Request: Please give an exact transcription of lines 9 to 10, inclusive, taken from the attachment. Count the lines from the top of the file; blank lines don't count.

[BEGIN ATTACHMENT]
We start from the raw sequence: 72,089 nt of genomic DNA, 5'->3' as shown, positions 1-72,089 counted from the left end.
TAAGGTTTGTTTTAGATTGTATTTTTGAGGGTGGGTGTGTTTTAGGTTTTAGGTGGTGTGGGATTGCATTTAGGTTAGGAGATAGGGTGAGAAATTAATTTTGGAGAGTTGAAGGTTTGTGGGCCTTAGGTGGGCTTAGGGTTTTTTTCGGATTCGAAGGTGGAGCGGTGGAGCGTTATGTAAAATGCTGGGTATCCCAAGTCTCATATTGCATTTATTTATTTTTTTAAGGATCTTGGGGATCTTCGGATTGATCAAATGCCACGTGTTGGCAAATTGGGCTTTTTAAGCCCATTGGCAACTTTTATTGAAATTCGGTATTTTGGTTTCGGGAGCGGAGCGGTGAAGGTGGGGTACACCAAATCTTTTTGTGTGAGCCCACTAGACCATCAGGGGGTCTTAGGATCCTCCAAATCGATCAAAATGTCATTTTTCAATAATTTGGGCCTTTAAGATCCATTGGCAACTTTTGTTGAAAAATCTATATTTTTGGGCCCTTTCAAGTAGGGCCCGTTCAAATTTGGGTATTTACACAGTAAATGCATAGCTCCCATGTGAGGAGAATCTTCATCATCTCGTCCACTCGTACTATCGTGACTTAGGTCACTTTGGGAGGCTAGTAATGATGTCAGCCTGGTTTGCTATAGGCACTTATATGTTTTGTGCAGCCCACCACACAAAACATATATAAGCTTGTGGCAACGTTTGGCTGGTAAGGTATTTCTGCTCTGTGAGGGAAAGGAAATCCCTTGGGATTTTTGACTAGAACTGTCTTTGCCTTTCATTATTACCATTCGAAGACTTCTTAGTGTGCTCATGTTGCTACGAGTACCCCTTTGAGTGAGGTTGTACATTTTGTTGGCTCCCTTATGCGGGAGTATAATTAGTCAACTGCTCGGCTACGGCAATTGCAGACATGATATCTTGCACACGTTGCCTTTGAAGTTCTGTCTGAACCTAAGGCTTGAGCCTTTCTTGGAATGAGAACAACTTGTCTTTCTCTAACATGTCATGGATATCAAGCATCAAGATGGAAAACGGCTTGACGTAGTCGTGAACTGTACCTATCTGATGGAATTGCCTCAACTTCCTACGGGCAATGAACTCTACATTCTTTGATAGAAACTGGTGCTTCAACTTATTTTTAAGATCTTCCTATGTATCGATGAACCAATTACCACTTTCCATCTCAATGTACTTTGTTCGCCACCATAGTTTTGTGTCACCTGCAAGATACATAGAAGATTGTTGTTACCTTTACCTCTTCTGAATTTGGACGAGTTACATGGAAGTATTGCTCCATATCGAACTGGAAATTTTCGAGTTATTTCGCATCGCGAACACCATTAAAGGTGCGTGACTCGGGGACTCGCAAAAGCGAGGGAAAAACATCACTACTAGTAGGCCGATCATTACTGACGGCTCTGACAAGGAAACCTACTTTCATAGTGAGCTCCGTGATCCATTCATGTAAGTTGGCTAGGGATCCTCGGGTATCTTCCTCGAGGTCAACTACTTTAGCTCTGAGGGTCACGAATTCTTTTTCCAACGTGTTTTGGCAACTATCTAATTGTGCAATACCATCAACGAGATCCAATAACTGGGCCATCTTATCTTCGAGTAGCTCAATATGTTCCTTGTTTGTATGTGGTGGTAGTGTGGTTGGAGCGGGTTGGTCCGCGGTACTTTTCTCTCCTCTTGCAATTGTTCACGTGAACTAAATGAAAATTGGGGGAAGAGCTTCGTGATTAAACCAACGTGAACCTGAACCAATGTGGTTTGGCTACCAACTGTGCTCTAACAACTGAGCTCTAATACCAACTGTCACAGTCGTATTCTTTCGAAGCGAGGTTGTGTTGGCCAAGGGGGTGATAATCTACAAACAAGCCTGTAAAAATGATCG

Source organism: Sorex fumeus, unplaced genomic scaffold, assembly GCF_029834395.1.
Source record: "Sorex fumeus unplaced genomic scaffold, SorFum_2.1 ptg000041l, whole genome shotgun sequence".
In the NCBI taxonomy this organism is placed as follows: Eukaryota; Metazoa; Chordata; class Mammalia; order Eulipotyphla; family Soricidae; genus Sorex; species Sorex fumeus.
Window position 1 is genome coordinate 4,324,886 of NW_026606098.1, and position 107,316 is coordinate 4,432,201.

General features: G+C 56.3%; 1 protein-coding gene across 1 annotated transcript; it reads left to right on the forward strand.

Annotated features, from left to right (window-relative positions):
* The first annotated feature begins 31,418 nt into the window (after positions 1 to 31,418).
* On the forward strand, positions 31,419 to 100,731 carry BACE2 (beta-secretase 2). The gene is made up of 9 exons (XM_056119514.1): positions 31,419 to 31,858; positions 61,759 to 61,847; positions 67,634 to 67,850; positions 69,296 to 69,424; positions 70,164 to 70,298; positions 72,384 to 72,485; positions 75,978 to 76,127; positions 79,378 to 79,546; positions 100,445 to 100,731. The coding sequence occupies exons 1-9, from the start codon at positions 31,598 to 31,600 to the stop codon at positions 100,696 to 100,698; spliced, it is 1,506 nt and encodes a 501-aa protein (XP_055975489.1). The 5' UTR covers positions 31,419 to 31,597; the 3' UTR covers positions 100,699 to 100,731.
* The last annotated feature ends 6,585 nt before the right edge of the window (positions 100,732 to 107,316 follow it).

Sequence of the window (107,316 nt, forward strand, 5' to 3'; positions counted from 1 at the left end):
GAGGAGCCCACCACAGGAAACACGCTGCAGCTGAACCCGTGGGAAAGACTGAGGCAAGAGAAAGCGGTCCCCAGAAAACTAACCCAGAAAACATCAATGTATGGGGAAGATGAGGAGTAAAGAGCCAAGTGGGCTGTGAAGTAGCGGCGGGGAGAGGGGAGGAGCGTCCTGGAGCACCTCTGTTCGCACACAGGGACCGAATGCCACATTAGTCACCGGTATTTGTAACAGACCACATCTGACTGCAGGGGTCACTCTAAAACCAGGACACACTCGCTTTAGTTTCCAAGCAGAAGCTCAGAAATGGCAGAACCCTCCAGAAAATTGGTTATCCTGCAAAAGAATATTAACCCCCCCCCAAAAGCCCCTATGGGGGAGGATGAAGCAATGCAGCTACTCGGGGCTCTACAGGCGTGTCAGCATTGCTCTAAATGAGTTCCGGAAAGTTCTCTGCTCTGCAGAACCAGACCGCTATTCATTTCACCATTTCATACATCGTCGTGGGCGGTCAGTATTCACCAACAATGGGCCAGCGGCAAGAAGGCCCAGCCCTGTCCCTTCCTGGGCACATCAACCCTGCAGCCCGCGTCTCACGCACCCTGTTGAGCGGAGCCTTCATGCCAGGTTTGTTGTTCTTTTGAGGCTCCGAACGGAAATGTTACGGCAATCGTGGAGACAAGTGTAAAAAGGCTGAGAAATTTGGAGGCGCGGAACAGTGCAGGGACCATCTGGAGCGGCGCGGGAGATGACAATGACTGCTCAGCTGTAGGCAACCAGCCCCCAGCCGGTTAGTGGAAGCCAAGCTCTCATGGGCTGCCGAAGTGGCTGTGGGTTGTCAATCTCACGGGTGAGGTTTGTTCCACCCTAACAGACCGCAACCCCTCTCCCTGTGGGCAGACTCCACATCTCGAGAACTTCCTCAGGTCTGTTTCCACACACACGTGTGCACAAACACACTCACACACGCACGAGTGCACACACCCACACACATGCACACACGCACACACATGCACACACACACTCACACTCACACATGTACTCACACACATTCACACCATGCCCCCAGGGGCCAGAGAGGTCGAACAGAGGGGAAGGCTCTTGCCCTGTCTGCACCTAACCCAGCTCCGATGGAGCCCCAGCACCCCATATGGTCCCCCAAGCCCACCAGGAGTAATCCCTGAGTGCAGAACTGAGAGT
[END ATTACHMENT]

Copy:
* The first annotated feature begins 31,418 nt into the window (after positions 1 to 31,418).
* On the forward strand, positions 31,419 to 100,731 carry BACE2 (beta-secretase 2). The gene is made up of 9 exons (XM_056119514.1): positions 31,419 to 31,858; positions 61,759 to 61,847; positions 67,634 to 67,850; positions 69,296 to 69,424; positions 70,164 to 70,298; positions 72,384 to 72,485; positions 75,978 to 76,127; positions 79,378 to 79,546; positions 100,445 to 100,731. The coding sequence occupies exons 1-9, from the start codon at positions 31,598 to 31,600 to the stop codon at positions 100,696 to 100,698; spliced, it is 1,506 nt and encodes a 501-aa protein (XP_055975489.1). The 5' UTR covers positions 31,419 to 31,597; the 3' UTR covers positions 100,699 to 100,731.